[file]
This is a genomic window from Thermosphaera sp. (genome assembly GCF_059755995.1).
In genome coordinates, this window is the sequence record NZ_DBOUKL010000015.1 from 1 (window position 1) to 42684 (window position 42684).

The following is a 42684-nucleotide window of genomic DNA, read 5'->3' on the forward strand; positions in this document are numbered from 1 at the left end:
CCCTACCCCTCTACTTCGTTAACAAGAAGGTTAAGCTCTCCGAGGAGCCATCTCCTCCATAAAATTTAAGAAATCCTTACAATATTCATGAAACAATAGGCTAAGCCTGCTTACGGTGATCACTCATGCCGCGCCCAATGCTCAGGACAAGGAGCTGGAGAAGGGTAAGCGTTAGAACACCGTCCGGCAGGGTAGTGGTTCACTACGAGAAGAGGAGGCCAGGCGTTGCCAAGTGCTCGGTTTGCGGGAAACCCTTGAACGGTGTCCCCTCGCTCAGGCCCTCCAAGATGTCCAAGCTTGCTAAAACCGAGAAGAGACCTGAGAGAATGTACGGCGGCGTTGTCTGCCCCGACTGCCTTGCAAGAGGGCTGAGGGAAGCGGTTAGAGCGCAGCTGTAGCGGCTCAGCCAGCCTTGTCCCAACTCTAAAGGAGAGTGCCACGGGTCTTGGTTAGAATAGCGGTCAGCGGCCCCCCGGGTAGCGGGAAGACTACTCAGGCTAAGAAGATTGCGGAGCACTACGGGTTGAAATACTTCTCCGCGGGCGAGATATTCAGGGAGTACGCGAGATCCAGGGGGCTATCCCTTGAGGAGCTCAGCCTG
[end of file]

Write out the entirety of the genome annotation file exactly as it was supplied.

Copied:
This is a genomic window from Thermosphaera sp. (genome assembly GCF_059755995.1).
In genome coordinates, this window is the sequence record NZ_DBOUKL010000015.1 from 1 (window position 1) to 42684 (window position 42684).

The following is a 42684-nucleotide window of genomic DNA, read 5'->3' on the forward strand; positions in this document are numbered from 1 at the left end:
CCCTACCCCTCTACTTCGTTAACAAGAAGGTTAAGCTCTCCGAGGAGCCATCTCCTCCATAAAATTTAAGAAATCCTTACAATATTCATGAAACAATAGGCTAAGCCTGCTTACGGTGATCACTCATGCCGCGCCCAATGCTCAGGACAAGGAGCTGGAGAAGGGTAAGCGTTAGAACACCGTCCGGCAGGGTAGTGGTTCACTACGAGAAGAGGAGGCCAGGCGTTGCCAAGTGCTCGGTTTGCGGGAAACCCTTGAACGGTGTCCCCTCGCTCAGGCCCTCCAAGATGTCCAAGCTTGCTAAAACCGAGAAGAGACCTGAGAGAATGTACGGCGGCGTTGTCTGCCCCGACTGCCTTGCAAGAGGGCTGAGGGAAGCGGTTAGAGCGCAGCTGTAGCGGCTCAGCCAGCCTTGTCCCAACTCTAAAGGAGAGTGCCACGGGTCTTGGTTAGAATAGCGGTCAGCGGCCCCCCGGGTAGCGGGAAGACTACTCAGGCTAAGAAGATTGCGGAGCACTACGGGTTGAAATACTTCTCCGCGGGCGAGATATTCAGGGAGTACGCGAGATCCAGGGGGCTATCCCTTGAGGAGCTCAGCCTG